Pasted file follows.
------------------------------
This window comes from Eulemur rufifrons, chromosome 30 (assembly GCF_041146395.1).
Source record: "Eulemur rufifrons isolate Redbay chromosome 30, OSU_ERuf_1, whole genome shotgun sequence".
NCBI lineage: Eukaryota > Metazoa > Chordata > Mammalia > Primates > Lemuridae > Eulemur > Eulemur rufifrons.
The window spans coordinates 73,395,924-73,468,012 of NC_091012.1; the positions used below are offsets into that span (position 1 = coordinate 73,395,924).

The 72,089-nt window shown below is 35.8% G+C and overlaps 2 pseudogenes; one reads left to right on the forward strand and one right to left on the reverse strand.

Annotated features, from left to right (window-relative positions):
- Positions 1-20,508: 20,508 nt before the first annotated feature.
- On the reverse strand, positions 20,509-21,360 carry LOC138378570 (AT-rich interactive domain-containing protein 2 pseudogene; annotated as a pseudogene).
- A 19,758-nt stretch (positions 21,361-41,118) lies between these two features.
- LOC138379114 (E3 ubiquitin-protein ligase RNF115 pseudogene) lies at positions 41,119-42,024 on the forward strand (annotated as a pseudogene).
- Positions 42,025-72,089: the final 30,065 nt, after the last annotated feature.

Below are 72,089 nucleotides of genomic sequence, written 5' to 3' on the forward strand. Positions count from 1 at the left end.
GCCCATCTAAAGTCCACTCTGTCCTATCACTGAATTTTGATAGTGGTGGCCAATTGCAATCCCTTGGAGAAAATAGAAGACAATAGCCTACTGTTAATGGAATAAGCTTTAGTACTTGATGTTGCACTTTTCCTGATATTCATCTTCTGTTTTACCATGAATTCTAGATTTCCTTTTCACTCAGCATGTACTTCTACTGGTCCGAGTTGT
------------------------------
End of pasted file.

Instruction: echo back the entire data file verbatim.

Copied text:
This window comes from Eulemur rufifrons, chromosome 30 (assembly GCF_041146395.1).
Source record: "Eulemur rufifrons isolate Redbay chromosome 30, OSU_ERuf_1, whole genome shotgun sequence".
NCBI lineage: Eukaryota > Metazoa > Chordata > Mammalia > Primates > Lemuridae > Eulemur > Eulemur rufifrons.
The window spans coordinates 73,395,924-73,468,012 of NC_091012.1; the positions used below are offsets into that span (position 1 = coordinate 73,395,924).

The 72,089-nt window shown below is 35.8% G+C and overlaps 2 pseudogenes; one reads left to right on the forward strand and one right to left on the reverse strand.

Annotated features, from left to right (window-relative positions):
- Positions 1-20,508: 20,508 nt before the first annotated feature.
- On the reverse strand, positions 20,509-21,360 carry LOC138378570 (AT-rich interactive domain-containing protein 2 pseudogene; annotated as a pseudogene).
- A 19,758-nt stretch (positions 21,361-41,118) lies between these two features.
- LOC138379114 (E3 ubiquitin-protein ligase RNF115 pseudogene) lies at positions 41,119-42,024 on the forward strand (annotated as a pseudogene).
- Positions 42,025-72,089: the final 30,065 nt, after the last annotated feature.

Below are 72,089 nucleotides of genomic sequence, written 5' to 3' on the forward strand. Positions count from 1 at the left end.
GCCCATCTAAAGTCCACTCTGTCCTATCACTGAATTTTGATAGTGGTGGCCAATTGCAATCCCTTGGAGAAAATAGAAGACAATAGCCTACTGTTAATGGAATAAGCTTTAGTACTTGATGTTGCACTTTTCCTGATATTCATCTTCTGTTTTACCATGAATTCTAGATTTCCTTTTCACTCAGCATGTACTTCTACTGGTCCGAGTTGT